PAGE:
2a.You may also revive your own captured pieces by reaching the other side of the board.
A map of objectives in the latest Zelda game, The Wind Waker, looks quite different:
1. Your ultimate goal is to rescue your sister.
2. To do this, you must defeat the villain Ganon.
3. To do this, you must obtain legendary weapons.
4. To locate the weapons, you need the pearl of Din.
5. To get the pearl of Din, you need to cross the ocean.
6. To cross the ocean, you need to find a sailboat.
7. To do all of the above, you need to stay alive and healthy.
8. To do all of the above, you need to move the controller.”
Steven Johnson himself admits that even this is a gross oversimplification of what a player must do in order to complete each step he lists out of The Wind Waker; and each individual step involves 7 or 8 steps of its own. Certainly, Steven Johnson is not out to make a case that checkers has no intellectual merit. Merely that, like the reading example used above, playing games simply flexes different cerebral muscles than other activities.
Why it’s good:
Not all games are going to have the same level of complexity as a Zelda game. Some will have more complex objectives and others will have much simpler goals, but the underlying thought process for someone playing these games is largely similar.
'Find a cure for cancer or find the missing audio diary in Bioshock...."
Researcher James Paul Gee has boiled this thought process into a version of the scientific method he refers to as “probe, hypothesize, reprobe, and rethink cycle”. In his process, Gee states that gamers begin by probing a virtual world. The player then must hypothesize about what objects in the virtual world can be manipulated in a meaningful way. Next, the player must reprobe the environment with the hypothesis in mind and see what effect their action had. Finally, based on the feedback from their previous action, the player must rethink their original hypothesis. This thought process, as alluded to earlier, has ties to the thought process used in the scientific method.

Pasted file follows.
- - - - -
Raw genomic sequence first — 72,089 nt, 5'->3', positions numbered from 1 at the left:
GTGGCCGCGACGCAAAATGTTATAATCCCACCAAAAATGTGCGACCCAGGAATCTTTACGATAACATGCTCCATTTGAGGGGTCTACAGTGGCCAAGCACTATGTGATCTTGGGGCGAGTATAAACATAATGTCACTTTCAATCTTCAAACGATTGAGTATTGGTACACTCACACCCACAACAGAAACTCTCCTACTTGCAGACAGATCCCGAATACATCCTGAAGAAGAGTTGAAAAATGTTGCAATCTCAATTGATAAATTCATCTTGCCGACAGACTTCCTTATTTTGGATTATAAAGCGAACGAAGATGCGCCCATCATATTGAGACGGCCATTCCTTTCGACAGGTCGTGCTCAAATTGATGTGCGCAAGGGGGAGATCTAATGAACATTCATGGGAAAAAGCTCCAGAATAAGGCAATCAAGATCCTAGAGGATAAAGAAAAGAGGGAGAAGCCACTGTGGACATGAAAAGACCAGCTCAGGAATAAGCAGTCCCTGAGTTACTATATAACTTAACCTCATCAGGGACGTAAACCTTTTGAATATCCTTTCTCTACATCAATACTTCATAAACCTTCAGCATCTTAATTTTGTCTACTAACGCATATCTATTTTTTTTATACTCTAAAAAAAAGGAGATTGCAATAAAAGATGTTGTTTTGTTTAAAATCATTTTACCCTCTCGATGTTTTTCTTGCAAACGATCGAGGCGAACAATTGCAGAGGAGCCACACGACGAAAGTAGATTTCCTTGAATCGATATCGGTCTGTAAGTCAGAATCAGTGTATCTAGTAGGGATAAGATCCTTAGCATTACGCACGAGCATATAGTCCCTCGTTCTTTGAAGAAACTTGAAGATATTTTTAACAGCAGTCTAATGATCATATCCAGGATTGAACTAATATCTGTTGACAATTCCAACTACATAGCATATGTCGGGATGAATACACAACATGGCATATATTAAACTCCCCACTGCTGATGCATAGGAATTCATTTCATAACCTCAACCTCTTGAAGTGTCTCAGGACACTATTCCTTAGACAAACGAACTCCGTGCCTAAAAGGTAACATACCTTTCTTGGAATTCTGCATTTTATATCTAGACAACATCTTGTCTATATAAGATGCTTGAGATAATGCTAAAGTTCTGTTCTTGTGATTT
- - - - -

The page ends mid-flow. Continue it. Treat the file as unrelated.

2. PLAYING A VIDEO GAME NOW HAS HEALTH BENEFITS
What you’re doing:
A large number of people ran out several years ago to purchase the new motion-controlled system, the Nintendo Wii. Sales of the console simply destroyed the other 2 major players in the console market, causing Sony and Microsoft to offer their own motion-controlled peripherals which were met with varying degrees of success. So now as someone plays one of the popular ‘exercise games’, they are doing more than just killing time.
Why it’s good:
Kim Painter and colleagues like her have begun to try and report on the benefits games such as Wii Fit can have on their users. While Painter is clearly not a fan of video games in general (choosing at one point to mention games can “teach warfare and auto theft”), she does admit that our nation has an obesity problem, and exercise games are a step in the right direction. Chances are, if you’re reading this, you already are aware of what Wii Fit is built around. The game seeks to teach players various yoga positions, aerobic exercises, and charts your weight loss progress.
But how much good can games like Wii Fit really do? Painter describes it as such,
“The exercise council is conducting a study to find out. So are researchers at the University of Mississippi. They are lending the game to eight families for three months and recording the results, says Scott Owens, an associate professor of health and exercise science.